- explicit memory which can be broken down into episodic memory and semantic memory.
Implicit memory is a type of long-term memory that allows you to acquire automatisms unconsciously, without even having to think about it or make any particular mental effort.
It thus includes the procedural memory which is the memory of know-how and motor skills. It is this type of memory that allows the acquisition and use of motor skills in athletic dogs and in working dogs to perform the specific tasks for which they are trained. It is also the memory which intervenes for the use of “natural” abilities of the animal, such as walking or running.
The classical conditioning learning methods , as described in the Pavlov dog experiment , also call upon the dog’s implicit memory.
Memory is long-term memory that requires a certain degree of conscious thought. Explicit memory is further subdivided into 2 types of memory: semantic memory and episodic memory.
In humans, episodic memory is the long-term memory of events experienced in a particular context (place, date, associated emotion, etc.). It is a kind of autobiographical memory that allows us to tell facts, events as we felt and experienced them, through the prism of our subjectivity. This memory also allows you to mentally travel back in time, to remember past events and to project yourself into the future . It involves being aware of yourself to have the opportunity to immerse yourself mentally in a past situation. Does the dog have this ability to remember significant events in his life? To even remember what he did, thought or felt the day before in a given situation? No one knows this today with absolute certainty, although a 2016 study published in the journal Current Biology and conducted by Claudia Fuggaza showed in dogs the ability to mentally go back to remember the details of an event. .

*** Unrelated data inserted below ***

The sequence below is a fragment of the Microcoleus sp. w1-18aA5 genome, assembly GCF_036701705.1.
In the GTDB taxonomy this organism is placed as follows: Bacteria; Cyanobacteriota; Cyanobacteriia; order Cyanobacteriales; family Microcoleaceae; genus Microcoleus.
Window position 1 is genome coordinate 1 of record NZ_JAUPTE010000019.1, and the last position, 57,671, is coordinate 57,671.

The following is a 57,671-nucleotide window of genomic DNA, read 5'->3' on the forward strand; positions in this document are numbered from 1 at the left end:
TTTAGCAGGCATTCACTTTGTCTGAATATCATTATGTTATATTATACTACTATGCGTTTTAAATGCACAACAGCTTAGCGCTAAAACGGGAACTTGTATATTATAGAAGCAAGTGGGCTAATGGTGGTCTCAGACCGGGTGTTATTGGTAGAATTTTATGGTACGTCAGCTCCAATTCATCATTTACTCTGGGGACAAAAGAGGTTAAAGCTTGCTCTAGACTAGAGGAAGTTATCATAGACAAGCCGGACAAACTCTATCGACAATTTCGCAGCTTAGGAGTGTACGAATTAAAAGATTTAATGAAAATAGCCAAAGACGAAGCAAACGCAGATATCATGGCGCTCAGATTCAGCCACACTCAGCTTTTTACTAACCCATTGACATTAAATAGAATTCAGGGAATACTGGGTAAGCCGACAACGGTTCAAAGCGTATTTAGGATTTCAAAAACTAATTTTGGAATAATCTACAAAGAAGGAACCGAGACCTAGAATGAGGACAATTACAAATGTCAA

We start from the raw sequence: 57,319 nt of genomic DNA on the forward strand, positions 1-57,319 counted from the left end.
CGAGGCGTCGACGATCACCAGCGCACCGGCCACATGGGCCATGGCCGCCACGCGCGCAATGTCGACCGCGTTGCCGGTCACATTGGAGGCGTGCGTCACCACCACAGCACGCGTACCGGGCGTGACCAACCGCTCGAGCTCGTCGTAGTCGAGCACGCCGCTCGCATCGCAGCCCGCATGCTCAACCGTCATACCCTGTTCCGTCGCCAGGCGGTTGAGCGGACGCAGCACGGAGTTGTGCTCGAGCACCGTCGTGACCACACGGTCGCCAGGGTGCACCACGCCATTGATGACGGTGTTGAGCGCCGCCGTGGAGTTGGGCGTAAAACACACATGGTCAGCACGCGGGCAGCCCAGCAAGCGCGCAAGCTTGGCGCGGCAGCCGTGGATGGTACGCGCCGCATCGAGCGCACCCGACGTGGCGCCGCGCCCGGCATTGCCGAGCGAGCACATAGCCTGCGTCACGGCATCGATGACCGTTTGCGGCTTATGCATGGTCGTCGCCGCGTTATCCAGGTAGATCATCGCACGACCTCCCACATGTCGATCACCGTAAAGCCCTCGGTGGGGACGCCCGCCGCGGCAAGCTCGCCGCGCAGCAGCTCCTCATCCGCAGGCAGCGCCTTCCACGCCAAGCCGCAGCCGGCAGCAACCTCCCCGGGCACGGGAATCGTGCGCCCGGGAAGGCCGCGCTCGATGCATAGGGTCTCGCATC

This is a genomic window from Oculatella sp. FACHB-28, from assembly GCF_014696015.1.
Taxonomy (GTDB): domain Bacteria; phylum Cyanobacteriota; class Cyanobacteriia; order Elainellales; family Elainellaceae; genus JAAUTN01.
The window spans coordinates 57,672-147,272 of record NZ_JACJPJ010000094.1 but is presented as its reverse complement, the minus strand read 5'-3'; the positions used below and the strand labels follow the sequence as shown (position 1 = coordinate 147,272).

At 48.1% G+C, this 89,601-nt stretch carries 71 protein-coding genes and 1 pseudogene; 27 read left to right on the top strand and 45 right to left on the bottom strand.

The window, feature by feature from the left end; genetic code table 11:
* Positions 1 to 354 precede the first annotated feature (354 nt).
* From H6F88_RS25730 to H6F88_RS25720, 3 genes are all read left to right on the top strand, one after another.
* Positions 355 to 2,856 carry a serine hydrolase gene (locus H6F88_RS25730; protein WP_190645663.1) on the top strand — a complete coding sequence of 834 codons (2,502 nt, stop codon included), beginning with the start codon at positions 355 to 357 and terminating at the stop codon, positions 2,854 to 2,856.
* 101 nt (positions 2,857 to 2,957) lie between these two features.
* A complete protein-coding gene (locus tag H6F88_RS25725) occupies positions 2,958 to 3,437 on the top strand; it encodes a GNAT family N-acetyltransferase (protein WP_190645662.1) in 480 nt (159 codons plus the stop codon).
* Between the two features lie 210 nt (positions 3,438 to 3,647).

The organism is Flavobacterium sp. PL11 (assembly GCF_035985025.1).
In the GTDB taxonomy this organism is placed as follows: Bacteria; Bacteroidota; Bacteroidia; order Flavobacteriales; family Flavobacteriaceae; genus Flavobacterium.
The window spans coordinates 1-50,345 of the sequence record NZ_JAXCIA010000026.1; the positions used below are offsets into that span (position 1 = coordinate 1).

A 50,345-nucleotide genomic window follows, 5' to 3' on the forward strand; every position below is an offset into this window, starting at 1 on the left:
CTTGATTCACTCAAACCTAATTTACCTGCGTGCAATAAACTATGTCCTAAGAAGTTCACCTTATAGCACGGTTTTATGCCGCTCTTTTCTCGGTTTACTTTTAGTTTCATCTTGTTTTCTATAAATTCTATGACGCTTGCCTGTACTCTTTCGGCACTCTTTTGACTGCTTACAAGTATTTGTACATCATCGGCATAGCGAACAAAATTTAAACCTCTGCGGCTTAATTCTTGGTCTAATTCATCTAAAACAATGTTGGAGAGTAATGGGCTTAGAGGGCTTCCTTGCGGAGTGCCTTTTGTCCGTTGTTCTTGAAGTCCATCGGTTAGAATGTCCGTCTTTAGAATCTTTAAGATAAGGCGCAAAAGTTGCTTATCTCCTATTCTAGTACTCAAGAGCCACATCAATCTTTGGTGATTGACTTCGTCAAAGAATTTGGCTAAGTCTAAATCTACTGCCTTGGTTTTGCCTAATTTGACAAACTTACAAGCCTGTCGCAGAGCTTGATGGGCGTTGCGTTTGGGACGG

If the dog has an episodic memory (which still divides the experts), it would seem however that it is much more limited in time than that of the human being (or at least different from that of the human being) taking into account the observed tendency of the animal to live in the present moment .